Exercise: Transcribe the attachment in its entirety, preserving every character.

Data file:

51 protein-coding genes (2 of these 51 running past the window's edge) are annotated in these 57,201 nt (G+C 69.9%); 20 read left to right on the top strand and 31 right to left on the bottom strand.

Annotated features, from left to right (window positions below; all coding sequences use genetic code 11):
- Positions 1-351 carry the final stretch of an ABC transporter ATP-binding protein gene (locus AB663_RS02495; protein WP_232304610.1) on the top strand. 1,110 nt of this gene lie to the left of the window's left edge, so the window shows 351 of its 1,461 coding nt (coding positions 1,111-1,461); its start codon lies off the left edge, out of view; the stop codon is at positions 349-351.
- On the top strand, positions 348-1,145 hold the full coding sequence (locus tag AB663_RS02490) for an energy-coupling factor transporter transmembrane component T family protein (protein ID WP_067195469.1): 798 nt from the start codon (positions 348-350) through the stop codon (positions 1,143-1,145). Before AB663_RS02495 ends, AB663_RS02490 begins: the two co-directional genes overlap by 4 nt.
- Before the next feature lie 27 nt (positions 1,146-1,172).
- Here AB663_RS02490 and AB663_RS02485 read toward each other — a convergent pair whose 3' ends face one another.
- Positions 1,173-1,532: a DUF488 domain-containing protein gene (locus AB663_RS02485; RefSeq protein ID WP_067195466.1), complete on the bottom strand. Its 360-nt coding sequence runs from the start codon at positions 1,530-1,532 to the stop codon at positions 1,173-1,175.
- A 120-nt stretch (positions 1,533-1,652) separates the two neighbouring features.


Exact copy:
51 protein-coding genes (2 of these 51 running past the window's edge) are annotated in these 57,201 nt (G+C 69.9%); 20 read left to right on the top strand and 31 right to left on the bottom strand.

Annotated features, from left to right (window positions below; all coding sequences use genetic code 11):
- Positions 1-351 carry the final stretch of an ABC transporter ATP-binding protein gene (locus AB663_RS02495; protein WP_232304610.1) on the top strand. 1,110 nt of this gene lie to the left of the window's left edge, so the window shows 351 of its 1,461 coding nt (coding positions 1,111-1,461); its start codon lies off the left edge, out of view; the stop codon is at positions 349-351.
- On the top strand, positions 348-1,145 hold the full coding sequence (locus tag AB663_RS02490) for an energy-coupling factor transporter transmembrane component T family protein (protein ID WP_067195469.1): 798 nt from the start codon (positions 348-350) through the stop codon (positions 1,143-1,145). Before AB663_RS02495 ends, AB663_RS02490 begins: the two co-directional genes overlap by 4 nt.
- Before the next feature lie 27 nt (positions 1,146-1,172).
- Here AB663_RS02490 and AB663_RS02485 read toward each other — a convergent pair whose 3' ends face one another.
- Positions 1,173-1,532: a DUF488 domain-containing protein gene (locus AB663_RS02485; RefSeq protein ID WP_067195466.1), complete on the bottom strand. Its 360-nt coding sequence runs from the start codon at positions 1,530-1,532 to the stop codon at positions 1,173-1,175.
- A 120-nt stretch (positions 1,533-1,652) separates the two neighbouring features.